More winter weather and even a computer glitch are causing another round of delays at Canadian airports.
In the same week that saw massive weather-related delays at Canada's busiest airport, a computer issue caused more long waits for travellers on Saturday.
Toronto Pearson International Airport tweeted at 5:00 a.m. Saturday that a software malfunction occurred with their check-in system.
Officials say the problem is with the software that airlines use to check in passengers.
The Greater Toronto Airports Authority issued a statement Saturday evening, explaining that an outage with their airline check-in system impacted the process at both Terminal One and Three and IBM technicians have been working with the GTAA to solve the problem throughout the day.
"IBM and the GTAA apologize for the inconvenience this has caused to passengers travelling out of Toronto Pearson today," the statement said.
Because the check-in counters are not functioning properly, airline staff are doing it manually, and that is causing slowdowns.
"Air carriers have managed to continue checking-in passengers for their flights," the statement also said.
The airport is also advising passengers to check-in online prior to arriving for their departure.
The Toronto airport authority and the airlines have additional staff on duty.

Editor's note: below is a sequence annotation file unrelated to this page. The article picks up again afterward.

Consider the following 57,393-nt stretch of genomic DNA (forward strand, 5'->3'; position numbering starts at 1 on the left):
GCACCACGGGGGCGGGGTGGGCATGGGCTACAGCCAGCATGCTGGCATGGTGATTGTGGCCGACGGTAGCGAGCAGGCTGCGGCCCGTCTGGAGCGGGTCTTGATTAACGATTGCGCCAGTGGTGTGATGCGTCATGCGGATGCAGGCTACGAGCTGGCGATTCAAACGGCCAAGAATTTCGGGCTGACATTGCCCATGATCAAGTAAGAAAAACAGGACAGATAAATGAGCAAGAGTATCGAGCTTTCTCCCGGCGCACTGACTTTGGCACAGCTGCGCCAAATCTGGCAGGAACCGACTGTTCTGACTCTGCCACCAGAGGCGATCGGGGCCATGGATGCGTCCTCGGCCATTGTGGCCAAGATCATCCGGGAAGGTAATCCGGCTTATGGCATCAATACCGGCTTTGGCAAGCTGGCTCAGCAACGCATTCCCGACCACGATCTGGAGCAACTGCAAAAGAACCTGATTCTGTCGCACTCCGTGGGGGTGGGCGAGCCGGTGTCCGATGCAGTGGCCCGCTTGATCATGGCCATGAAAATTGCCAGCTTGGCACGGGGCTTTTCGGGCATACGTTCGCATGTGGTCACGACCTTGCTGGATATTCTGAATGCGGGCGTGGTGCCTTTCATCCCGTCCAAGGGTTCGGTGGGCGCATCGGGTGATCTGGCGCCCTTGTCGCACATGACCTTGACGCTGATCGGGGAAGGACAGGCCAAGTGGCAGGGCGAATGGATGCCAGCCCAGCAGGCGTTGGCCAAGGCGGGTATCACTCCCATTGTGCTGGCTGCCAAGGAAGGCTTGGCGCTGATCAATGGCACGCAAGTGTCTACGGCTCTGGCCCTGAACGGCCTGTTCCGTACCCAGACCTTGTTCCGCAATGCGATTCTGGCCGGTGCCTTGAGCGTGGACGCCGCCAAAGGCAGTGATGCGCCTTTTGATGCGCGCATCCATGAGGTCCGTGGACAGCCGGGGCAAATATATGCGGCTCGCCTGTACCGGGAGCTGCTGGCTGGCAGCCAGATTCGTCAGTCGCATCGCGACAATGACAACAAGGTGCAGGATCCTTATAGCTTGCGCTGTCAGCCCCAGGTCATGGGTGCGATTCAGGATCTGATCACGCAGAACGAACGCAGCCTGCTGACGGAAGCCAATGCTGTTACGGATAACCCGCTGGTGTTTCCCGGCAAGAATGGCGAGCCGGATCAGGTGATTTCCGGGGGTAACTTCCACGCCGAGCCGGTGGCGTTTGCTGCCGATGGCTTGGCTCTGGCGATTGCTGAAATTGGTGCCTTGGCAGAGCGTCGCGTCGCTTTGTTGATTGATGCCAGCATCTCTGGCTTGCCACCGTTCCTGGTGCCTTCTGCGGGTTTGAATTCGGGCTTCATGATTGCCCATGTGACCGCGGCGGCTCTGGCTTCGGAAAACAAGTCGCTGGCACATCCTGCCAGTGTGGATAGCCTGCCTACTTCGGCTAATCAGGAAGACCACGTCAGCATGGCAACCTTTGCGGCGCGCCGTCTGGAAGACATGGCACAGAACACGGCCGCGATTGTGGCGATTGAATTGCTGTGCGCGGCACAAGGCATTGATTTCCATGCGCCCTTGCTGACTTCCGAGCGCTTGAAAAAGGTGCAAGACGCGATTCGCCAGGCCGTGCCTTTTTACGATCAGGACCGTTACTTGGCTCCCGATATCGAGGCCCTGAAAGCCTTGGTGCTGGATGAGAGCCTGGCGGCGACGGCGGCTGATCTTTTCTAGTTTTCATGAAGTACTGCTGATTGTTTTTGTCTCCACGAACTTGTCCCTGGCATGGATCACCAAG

GTAA did not indicate when the technical issues will be resolved.
Meanwhile, Montreal's Pierre Elliott Trudeau Airport also experienced service disruptions, with freezing rain forcing the airport to briefly suspend operations on Saturday morning, causing dozens of delays and some cancellations.
Airport crews are working to reopen all the runways.
The airport posted a message on their website, saying: "Conditions are gradually returning to normal and will continue to do so throughout the day. Thanks for your understanding."
These latest delays follow a week that saw long waits for customers at Pearson due to a "ground stop," which halted incoming North American flights because of frigid weather conditions on Tuesday. The stop caused hundreds of flights to be cancelled and created a massive backlog of customers waiting to depart that took until Friday to clear.
The incident raised questions about Pearson's preparation for the cold weather and its decision to call a "ground stop." Howard Eng, CEO of the GTAA, said they would review the process and release an "action plan" to the public, regarding the matter.
With files from The Canadian Press